But only one-third of Americans are aware that their food contain genetically engineered ingredients, despite the findings of surveys that 85 to 90% of consumers want clear labeling of all genetically engineered foods. Because labeling is not yet required by government regulations, nor practiced by biotech companies, there is absolutely no way for consumers to know what it is that they are eating. The public has not been educated of the inadequacy of genetically modified ingredients in their diets and the possible risks that these foods may entail. The credibility of these geneticists is also questionable because almost all established molecular geneticists have some industrial ties limiting what they can research on, particularly with regard to safety. There is no way of knowing the overall, long-term effects of genetically engineered foods on human health. This unpredictability appears to be causing the most controversy over genetically modified foods, as there is insufficient evidence and need for further research.
The effect of the insertion on the biochemistry of the host organism is unknown. The effect of the genetically engineered organism on the environment is unknown. The effect of eating genetically engineered foods is unknown. There is no basis for meaningful risk assessment. There is no recovery plan in case of disaster. It is not even clear, who, if anyone will be legally liable for the negative consequences. There are no consequences among scientists on the safety or on the risks associated with genetic engineering in agriculture. The international community is deeply divided on the issue. In addition to these, genetically engineered foods may cause the removal of important food elements. For example, genetic engineers may intentionally remove or inactivate a substance they consider undesirable in a food, which may have unknown but crucial qualities, such as cancer-inhibiting abilities. Examples such as this are perhaps especially frightening because of the potential to find cures to some of the illnesses and diseases that have already laid claim to many lives.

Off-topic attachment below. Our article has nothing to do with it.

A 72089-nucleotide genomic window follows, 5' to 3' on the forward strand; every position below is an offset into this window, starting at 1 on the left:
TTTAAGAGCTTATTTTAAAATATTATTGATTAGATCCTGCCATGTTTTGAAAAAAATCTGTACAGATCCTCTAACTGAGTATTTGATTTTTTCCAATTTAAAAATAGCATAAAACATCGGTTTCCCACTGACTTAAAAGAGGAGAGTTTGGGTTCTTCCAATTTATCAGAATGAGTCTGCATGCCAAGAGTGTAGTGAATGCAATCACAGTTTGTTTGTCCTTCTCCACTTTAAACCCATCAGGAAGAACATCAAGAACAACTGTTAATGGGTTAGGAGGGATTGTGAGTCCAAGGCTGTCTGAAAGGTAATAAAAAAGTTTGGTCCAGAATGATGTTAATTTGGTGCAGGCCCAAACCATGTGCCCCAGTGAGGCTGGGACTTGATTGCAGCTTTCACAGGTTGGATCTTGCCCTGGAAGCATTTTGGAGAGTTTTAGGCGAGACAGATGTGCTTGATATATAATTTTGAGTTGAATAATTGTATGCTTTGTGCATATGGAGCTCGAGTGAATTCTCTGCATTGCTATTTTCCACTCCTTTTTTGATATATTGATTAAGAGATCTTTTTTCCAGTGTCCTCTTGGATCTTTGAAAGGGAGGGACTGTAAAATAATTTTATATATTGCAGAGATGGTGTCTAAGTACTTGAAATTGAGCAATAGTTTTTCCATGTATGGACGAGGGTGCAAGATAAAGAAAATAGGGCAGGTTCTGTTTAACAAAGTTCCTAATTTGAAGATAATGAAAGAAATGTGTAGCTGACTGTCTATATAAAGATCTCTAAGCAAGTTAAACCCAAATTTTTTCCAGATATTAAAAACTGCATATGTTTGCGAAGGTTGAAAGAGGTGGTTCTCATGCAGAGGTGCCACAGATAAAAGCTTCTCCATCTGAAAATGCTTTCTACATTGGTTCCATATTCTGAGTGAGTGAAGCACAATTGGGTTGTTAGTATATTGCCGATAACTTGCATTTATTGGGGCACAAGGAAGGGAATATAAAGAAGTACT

Failure to do further research in this case would be a shame, as it could lead to an elimination of possible breakthroughs in medicine and health. The current state of biotechnology must be fixed because every living organism is affected by it because everything is composed of genes. If the food being consumed contains products of genetic modification, the public is at risk to the unpredictable effects on their own physiology and biochemistry-effects that may not be reversible. Not only could this cause problems in their own lives presently, but it could also affect future generations, in ways that are unforeseen yet preventable.
Moreover there is not enough understanding of the principles of genetic engineering to categorize those genetic modifications that may pose a risk and those that may not because genes appear to react in diverse ways when spliced with other genes. Genes are a part of an extremely complex and interconnected network and are constantly reacting to their environment. Further research must be enacted, and biotech companies and the government must do their moral/ethical duty to inform the public, because ultimately, they are the ones making the decisions.